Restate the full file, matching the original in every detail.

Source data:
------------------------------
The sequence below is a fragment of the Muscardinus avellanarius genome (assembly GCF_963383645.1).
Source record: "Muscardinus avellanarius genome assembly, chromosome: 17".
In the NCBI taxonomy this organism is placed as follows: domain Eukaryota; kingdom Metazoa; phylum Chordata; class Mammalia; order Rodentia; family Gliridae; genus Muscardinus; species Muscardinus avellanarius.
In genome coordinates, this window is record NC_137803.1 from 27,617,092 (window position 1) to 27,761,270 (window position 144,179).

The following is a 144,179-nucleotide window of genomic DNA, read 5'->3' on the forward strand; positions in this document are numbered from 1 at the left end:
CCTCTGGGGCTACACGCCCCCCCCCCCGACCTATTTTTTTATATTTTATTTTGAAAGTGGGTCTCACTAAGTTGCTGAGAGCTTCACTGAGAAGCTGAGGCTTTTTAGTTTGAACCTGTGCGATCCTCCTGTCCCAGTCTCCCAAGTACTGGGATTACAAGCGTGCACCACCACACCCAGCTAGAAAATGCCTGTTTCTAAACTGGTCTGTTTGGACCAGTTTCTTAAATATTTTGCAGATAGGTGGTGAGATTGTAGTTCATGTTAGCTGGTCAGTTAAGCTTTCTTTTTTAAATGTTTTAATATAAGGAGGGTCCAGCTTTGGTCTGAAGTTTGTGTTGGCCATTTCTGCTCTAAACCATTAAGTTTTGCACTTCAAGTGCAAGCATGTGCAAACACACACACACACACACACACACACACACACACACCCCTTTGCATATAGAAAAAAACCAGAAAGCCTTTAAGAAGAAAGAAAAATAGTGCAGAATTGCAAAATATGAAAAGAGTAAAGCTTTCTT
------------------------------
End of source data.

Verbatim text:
The sequence below is a fragment of the Muscardinus avellanarius genome (assembly GCF_963383645.1).
Source record: "Muscardinus avellanarius genome assembly, chromosome: 17".
In the NCBI taxonomy this organism is placed as follows: domain Eukaryota; kingdom Metazoa; phylum Chordata; class Mammalia; order Rodentia; family Gliridae; genus Muscardinus; species Muscardinus avellanarius.
In genome coordinates, this window is record NC_137803.1 from 27,617,092 (window position 1) to 27,761,270 (window position 144,179).

The following is a 144,179-nucleotide window of genomic DNA, read 5'->3' on the forward strand; positions in this document are numbered from 1 at the left end:
CCTCTGGGGCTACACGCCCCCCCCCCCGACCTATTTTTTTATATTTTATTTTGAAAGTGGGTCTCACTAAGTTGCTGAGAGCTTCACTGAGAAGCTGAGGCTTTTTAGTTTGAACCTGTGCGATCCTCCTGTCCCAGTCTCCCAAGTACTGGGATTACAAGCGTGCACCACCACACCCAGCTAGAAAATGCCTGTTTCTAAACTGGTCTGTTTGGACCAGTTTCTTAAATATTTTGCAGATAGGTGGTGAGATTGTAGTTCATGTTAGCTGGTCAGTTAAGCTTTCTTTTTTAAATGTTTTAATATAAGGAGGGTCCAGCTTTGGTCTGAAGTTTGTGTTGGCCATTTCTGCTCTAAACCATTAAGTTTTGCACTTCAAGTGCAAGCATGTGCAAACACACACACACACACACACACACACACACACACACCCCTTTGCATATAGAAAAAAACCAGAAAGCCTTTAAGAAGAAAGAAAAATAGTGCAGAATTGCAAAATATGAAAAGAGTAAAGCTTTCTT